Breaking down stress: Seven ways stress impacts our bodies

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From the WUSTL Newsroom…

Stress is linked to any number of gastrointestinal disorders, from diarrhea to irritable bowel syndrome. That’s why gastroenterologist Gregory Sayuk, MD, assistant professor of medicine and of psychiatry at Washington University School of Medicine in St. Louis, encourages his patients to relax and make time for activities they enjoy.

“Even though I’m a gastroenterologist, I’ve become pretty familiar with effective strategies to treat stress and anxiety because they are inseparable in a lot of individuals,” Sayuk says.

“I can give them all of the bowel-specific medications in the world, but if you don’t address stress, they’re probably never going to be satisfied with anything I give them.”

Chronic stress can cause our muscles to involuntarily contract, leading to pain in our necks, backs and jaws as well as headaches.

“That fight-or-flight response puts us in a defensive mode to the detriment of the muscle tissue,” says Jennifer Miller, PT, DPT, CLT, a physical therapist at the School of Medicine.

“The long-term consequences can be chronic pain. There is this vicious circle of stress-pain-stress-pain, which can lead to inactivity, which can impact all sorts of social interactions. And from a musculoskeletal aspect, the less we move, the less fit we are.”

Stress can inflame acne and trigger psoriasis and eczema symptoms. Our skin, after all, is our body’s No. 1 immune organ, and when it suffers, so do our complexions.

“When a patient is less stressed, you will often see their condition improve,” says dermatologist Eva Hurst, MD, assistant professor of medicine. “Taking the time to relax to focus on the mind and body is important for a lot of these diseases.”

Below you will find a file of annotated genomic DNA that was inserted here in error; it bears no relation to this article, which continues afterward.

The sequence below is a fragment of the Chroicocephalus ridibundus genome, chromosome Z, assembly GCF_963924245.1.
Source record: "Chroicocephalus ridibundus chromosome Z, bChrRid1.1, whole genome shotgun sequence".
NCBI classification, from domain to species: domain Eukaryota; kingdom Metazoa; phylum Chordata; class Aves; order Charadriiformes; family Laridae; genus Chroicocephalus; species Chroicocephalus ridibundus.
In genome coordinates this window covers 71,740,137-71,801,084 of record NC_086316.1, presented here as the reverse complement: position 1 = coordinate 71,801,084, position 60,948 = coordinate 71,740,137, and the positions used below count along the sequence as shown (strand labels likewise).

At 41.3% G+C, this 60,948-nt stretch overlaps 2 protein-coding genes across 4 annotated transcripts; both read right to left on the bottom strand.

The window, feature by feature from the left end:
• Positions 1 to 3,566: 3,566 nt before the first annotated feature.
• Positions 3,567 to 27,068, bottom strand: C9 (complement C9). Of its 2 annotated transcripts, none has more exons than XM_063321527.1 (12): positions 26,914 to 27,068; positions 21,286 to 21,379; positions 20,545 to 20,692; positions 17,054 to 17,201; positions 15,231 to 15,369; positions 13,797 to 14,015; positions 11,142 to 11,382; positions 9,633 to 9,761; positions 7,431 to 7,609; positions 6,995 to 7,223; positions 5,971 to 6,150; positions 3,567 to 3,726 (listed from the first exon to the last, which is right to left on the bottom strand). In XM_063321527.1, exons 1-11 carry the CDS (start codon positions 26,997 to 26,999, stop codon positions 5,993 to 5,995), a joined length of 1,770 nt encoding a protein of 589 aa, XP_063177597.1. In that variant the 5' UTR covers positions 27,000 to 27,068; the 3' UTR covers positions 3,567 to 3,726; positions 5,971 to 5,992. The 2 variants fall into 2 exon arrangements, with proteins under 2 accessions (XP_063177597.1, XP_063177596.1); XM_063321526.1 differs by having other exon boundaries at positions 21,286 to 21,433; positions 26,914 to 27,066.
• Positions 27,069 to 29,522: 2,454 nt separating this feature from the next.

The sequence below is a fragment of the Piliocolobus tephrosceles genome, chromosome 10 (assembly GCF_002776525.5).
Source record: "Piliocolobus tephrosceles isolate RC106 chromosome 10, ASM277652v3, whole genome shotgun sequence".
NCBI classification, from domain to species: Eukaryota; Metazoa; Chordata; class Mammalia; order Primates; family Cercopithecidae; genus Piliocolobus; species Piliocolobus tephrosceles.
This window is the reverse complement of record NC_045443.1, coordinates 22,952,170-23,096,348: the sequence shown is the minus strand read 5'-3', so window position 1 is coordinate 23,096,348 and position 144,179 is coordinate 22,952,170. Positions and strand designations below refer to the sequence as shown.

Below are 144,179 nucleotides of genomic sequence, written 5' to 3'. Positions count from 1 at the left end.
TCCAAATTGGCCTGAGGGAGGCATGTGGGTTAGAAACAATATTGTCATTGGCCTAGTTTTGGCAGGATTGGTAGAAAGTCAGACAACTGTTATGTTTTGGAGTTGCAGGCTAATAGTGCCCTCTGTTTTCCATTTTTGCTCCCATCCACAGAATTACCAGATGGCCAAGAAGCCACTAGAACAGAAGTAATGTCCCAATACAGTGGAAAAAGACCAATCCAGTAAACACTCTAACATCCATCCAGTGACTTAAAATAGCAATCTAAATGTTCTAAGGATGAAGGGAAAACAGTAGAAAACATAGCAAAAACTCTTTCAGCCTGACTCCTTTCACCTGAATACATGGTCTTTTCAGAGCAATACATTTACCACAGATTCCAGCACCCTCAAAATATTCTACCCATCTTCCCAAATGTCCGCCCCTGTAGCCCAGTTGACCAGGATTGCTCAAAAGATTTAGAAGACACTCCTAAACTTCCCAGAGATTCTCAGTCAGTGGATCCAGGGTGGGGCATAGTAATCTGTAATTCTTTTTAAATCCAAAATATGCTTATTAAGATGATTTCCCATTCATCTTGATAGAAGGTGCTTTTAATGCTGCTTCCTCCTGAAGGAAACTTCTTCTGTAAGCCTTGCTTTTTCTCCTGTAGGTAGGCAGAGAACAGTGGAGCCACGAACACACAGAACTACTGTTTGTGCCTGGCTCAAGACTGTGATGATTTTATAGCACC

Although more research is needed, there is a link between stress and cardiovascular disease, says cardiologist Andy M. Kates, MD, associate professor of medicine. He says studies show that workers who experience high levels of job stress have an increased risk of cardiovascular disease. Some victims of chronic stress compound that risk by smoking, drinking and eating unhealthy foods.

Acute stress, such as the stress we experience when a loved one dies or after a natural disaster such as an earthquake, also can lead to stress-induced cardiomyopathy, a reversible heart condition. It’s rare, but well-documented, Kates says.

“It’s also known as tako-tsubo, a Japanese term for octopus urn,” Kates says. “The heart ends up looking like an octopus and balloons out.”

Kates encourages his at-risk patients to develop healthy coping mechanisms.

“The question is what can be done about it,” says Kates. “The best thing to do is prevention — tobacco cessation, treating high blood pressure, maintaining a healthy weight. But also educating yourself about the effects of anxiety and anger.”

The stress reaction can spike glucose levels and lead to poor eating choices, says

Garry Tobin, MD, associate professor of medicine and director of the Washington University School of Medicine Diabetes Center. And there is some evidence that stress even can lead to diabetes.

“Can stress cause diabetes? The answer is maybe. Can stress lead to changes in your blood sugar? The answer is absolutely,” Tobin says.

Tobin says patients who control their stress tend to do a better job managing their diabetes.

Stress can prevent the brain from switching offline, making sleep elusive. Kelvin Yamada, MD, director of the Washington University Sleep Medicine Center, says a period of winding down before sleep can help.

“Anytime you activate your brain, whether through stress, exercise or studying, it’s harder to fall asleep at bedtime,” Yamada says.

“Telling someone to relax is easier said than done, but developing good sleep habits and coping mechanisms for stress are better alternatives than medications.”

Yamada adds that college students who work into the night and sleep late develop “delayed sleep phase.” Staring at a bright computer monitor late at night further exacerbates the condition.

“During finals, college students are going to stay up late studying, reinforcing delayed sleep phase,” says Yamada says.

“The problem is some may have a hard time resuming a normal sleep cycle. It makes getting to that 9 a.m. class very difficult.”

For the rest of the article and the Stress Quiz, click here.

Posted on December 12, 2013
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